Our 1973 MacGregor Venture 21 came without a name. We really had not thought about a name until our daughter who was creating a logo for her father's company reversed two of the letters in the company acronym, thus creating BECI (pronounced Becky). The logo she created, in good humor, to go with this acronym was the lower half (waist down) of that famous Marilyn Monroe photo minus the ventilation grate and donning a polka-dot dress. To tweak our daughter for her inadvertent mistake and her sick sense of humor, we started calling the boat BECI. Of course, the Captain is now fully invested in the boat since it is still an acronym of sorts for his company. We took BECI to Lake George for her maiden voyage. The result was a new trailer (the old one really proved to be a rust bucket) and purchase of a OB motor that actually had forward-neutral-reverse rather than just different versions of forward. Below are photos of the boat as we prepared her for winter. We plan to refinish the tiller, rudder, and teak over the winter which have already been removed and is the reason why you do not see these items on the boat in the photos below. We also need to grind down and repaint the keel but that project might wait until spring. Enjoy the photos!FALL 2003
First, we lowered the tongue of the trailer and inserted a support beam (4x6), wedges, and styrofoam under the boat just behind the end of the trailer. The wedges were attached to each other with drywall screws.
Next it was time to attach the come-along to the swing set frame.
Then it was time to attach the tow strap after looping it around the bow of the boat.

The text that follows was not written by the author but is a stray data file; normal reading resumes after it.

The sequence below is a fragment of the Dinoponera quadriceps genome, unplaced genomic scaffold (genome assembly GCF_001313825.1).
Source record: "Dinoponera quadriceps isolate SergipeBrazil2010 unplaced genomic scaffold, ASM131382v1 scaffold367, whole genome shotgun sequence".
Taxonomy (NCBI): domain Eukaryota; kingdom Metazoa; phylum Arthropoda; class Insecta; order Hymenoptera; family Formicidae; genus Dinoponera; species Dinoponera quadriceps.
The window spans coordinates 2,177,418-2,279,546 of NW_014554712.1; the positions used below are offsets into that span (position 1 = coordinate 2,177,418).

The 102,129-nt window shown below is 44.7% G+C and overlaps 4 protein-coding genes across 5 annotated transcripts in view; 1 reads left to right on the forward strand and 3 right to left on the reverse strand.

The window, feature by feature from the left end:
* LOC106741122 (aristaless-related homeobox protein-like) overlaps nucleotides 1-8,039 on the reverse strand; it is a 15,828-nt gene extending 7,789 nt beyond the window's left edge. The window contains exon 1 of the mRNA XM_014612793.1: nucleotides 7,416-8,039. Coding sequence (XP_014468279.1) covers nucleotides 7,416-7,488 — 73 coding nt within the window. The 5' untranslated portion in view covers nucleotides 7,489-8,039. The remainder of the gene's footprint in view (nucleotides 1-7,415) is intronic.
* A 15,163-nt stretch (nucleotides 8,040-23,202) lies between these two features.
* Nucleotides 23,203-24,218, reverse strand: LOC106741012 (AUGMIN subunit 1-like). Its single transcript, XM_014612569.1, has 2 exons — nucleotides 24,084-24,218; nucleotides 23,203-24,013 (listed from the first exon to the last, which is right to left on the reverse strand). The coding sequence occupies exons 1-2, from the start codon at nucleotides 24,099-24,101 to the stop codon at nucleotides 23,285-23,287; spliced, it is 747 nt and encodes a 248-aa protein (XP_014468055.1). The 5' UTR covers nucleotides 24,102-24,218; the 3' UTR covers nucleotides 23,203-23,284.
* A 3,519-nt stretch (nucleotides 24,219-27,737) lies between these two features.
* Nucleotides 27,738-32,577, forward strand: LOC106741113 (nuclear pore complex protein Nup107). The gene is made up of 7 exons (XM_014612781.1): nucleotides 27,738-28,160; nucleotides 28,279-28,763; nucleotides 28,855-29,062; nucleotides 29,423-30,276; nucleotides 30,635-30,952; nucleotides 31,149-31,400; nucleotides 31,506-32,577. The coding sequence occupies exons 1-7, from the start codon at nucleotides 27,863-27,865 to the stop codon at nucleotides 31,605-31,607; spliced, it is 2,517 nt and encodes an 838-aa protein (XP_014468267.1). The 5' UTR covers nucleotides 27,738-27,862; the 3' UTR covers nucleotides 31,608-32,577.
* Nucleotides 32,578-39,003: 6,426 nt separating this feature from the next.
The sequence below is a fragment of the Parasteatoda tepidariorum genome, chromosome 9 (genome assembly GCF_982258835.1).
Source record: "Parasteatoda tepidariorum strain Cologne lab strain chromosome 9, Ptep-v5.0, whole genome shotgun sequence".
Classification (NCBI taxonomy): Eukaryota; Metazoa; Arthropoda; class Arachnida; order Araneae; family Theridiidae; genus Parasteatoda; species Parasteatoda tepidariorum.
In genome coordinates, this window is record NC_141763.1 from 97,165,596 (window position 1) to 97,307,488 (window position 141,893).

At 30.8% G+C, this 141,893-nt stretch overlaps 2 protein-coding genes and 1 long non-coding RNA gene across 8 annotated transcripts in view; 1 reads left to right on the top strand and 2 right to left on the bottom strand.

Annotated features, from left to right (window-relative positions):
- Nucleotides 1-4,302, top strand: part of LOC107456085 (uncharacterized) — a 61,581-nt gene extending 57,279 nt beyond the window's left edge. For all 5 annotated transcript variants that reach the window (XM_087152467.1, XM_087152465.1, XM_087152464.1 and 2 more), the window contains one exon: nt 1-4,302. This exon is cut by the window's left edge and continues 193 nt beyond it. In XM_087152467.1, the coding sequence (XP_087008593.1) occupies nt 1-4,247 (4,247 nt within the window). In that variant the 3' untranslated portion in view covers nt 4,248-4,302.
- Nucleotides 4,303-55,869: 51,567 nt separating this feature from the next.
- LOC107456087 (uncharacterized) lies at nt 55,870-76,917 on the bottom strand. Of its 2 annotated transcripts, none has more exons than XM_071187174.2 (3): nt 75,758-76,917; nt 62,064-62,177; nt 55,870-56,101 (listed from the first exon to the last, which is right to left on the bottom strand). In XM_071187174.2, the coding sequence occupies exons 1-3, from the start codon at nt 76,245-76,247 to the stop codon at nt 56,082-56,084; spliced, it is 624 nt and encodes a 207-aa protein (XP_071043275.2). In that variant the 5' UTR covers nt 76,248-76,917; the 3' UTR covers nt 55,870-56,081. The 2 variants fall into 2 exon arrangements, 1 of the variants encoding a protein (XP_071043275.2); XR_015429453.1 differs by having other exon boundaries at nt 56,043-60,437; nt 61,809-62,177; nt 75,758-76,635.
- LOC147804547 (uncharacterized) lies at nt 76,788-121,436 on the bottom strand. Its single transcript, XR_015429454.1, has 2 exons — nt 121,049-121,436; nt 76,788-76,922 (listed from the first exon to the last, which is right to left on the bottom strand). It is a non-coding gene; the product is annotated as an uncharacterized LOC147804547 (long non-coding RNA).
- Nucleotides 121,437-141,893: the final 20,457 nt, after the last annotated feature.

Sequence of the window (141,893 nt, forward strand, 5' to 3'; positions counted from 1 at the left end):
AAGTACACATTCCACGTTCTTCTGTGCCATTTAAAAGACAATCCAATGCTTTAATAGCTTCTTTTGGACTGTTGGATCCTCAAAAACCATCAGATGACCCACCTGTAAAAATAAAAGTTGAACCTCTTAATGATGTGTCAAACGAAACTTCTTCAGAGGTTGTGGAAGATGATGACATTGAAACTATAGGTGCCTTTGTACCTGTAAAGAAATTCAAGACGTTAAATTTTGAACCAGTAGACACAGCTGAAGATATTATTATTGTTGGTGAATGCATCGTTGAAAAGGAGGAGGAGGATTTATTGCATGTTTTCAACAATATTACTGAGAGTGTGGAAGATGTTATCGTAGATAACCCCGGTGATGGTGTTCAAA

Time to put the front support beam in place.
Mission almost accomplished and then the come-along and strap will be removed. Nice! We simply placed the crib (see below) under the boat and while I lowered the back end of the keel with the winch, my husband made sure the keel remained aligned with the slot. Once the back end was down and in the slot, a jack (car or motorcycle) was placed under the front of the keel just in front of the crib. Before doing any jacking, try to make sure the nut on the pivot bolt can be loosened, and as a matter of fact you can remove the nut from the pivot bolt at this point. With the nut removed, raise the jack to relieve the tension on the pivot bolt making removal possible. I did need to persuade the bolt out with a baby sledge hammer. Once the bolt is out, slowly lower the jack and the keel will slip into the crib slot without a struggle.As for getting the keel sandblasted, I knew a man who knew a man. The man is not suppose to be working at all because he has a serious heart condition but he cannot not stand not working. While I felt horribly guilty giving him the work, I also believe in self-determination. BTW, the guy is not over-weight at all. His shop is a hole in the wall by the tracks and AFB. The keel was lifted from my trailer with an engine puller and, again, no effort. He bolted the chain through the lock down hole and up it went. He charged me $40. I paid him more out of choice because he insisted on helping me put on the acid pre-wash and the two coats of epoxy undercoating before I took it home. The two coats of bottom paint were applied after getting the keel back home.